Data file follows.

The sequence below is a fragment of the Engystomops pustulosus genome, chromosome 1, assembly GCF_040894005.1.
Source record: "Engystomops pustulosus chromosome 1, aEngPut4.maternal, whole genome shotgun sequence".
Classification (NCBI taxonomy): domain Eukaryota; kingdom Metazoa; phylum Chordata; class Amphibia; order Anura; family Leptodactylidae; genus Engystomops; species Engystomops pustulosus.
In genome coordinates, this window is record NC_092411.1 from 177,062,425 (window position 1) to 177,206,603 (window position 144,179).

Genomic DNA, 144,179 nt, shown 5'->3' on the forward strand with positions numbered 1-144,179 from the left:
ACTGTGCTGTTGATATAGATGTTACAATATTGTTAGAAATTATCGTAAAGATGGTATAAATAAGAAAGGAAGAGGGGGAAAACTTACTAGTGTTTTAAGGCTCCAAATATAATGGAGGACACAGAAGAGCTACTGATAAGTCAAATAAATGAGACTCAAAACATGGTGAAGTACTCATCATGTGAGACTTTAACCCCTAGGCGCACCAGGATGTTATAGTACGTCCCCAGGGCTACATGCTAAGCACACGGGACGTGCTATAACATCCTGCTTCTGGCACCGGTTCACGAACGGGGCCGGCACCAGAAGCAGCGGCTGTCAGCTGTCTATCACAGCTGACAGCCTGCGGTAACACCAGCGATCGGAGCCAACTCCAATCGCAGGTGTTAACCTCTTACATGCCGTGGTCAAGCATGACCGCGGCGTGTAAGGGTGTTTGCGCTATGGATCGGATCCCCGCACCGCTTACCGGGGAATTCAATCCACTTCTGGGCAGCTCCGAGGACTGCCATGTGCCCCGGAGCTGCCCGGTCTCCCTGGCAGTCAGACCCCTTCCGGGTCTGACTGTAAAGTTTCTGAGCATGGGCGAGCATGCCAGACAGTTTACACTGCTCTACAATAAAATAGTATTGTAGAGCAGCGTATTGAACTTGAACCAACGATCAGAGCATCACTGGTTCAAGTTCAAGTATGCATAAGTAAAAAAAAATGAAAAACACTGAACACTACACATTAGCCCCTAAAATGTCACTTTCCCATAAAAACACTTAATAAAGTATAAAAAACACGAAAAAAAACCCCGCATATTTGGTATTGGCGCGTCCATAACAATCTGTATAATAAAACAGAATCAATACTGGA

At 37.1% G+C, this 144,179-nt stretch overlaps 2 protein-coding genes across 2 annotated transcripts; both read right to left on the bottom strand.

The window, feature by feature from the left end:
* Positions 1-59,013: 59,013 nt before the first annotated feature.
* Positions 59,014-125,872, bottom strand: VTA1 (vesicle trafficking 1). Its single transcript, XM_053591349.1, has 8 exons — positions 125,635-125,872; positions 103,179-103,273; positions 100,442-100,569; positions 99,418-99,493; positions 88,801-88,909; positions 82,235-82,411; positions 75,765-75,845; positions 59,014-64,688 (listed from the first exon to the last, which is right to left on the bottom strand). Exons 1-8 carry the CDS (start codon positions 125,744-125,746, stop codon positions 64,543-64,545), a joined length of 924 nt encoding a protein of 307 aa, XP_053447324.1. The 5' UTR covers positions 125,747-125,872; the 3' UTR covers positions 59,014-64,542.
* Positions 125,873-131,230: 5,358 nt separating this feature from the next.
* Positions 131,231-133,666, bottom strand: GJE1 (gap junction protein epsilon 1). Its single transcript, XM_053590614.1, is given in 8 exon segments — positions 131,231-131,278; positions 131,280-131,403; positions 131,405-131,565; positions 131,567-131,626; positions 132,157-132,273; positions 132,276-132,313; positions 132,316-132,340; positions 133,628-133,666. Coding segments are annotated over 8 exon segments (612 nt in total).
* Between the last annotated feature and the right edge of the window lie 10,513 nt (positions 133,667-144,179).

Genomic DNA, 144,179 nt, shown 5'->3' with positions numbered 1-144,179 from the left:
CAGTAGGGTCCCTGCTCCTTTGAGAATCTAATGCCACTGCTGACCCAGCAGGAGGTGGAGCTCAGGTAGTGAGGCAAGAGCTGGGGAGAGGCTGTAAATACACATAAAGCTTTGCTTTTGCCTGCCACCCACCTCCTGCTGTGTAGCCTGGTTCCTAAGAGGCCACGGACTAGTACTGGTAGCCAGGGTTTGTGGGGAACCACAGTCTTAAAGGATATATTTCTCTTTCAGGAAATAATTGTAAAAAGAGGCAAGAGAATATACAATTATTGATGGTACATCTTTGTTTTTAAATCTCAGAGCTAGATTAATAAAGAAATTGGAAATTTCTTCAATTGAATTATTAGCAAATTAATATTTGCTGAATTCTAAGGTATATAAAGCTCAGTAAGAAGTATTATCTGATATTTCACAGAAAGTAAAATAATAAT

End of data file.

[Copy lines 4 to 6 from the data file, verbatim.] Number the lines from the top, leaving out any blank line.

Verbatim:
In genome coordinates, this window is record NC_092411.1 from 177,062,425 (window position 1) to 177,206,603 (window position 144,179).

Genomic DNA, 144,179 nt, shown 5'->3' on the forward strand with positions numbered 1-144,179 from the left:
ACTGTGCTGTTGATATAGATGTTACAATATTGTTAGAAATTATCGTAAAGATGGTATAAATAAGAAAGGAAGAGGGGGAAAACTTACTAGTGTTTTAAGGCTCCAAATATAATGGAGGACACAGAAGAGCTACTGATAAGTCAAATAAATGAGACTCAAAACATGGTGAAGTACTCATCATGTGAGACTTTAACCCCTAGGCGCACCAGGATGTTATAGTACGTCCCCAGGGCTACATGCTAAGCACACGGGACGTGCTATAACATCCTGCTTCTGGCACCGGTTCACGAACGGGGCCGGCACCAGAAGCAGCGGCTGTCAGCTGTCTATCACAGCTGACAGCCTGCGGTAACACCAGCGATCGGAGCCAACTCCAATCGCAGGTGTTAACCTCTTACATGCCGTGGTCAAGCATGACCGCGGCGTGTAAGGGTGTTTGCGCTATGGATCGGATCCCCGCACCGCTTACCGGGGAATTCAATCCACTTCTGGGCAGCTCCGAGGACTGCCATGTGCCCCGGAGCTGCCCGGTCTCCCTGGCAGTCAGACCCCTTCCGGGTCTGACTGTAAAGTTTCTGAGCATGGGCGAGCATGCCAGACAGTTTACACTGCTCTACAATAAAATAGTATTGTAGAGCAGCGTATTGAACTTGAACCAACGATCAGAGCATCACTGGTTCAAGTTCAAGTATGCATAAGTAAAAAAAAATGAAAAACACTGAACACTACACATTAGCCCCTAAAATGTCACTTTCCCATAAAAACACTTAATAAAGTATAAAAAACACGAAAAAAAACCCCGCATATTTGGTATTGGCGCGTCCATAACAATCTGTATAATAAAACAGAATCAATACTGGA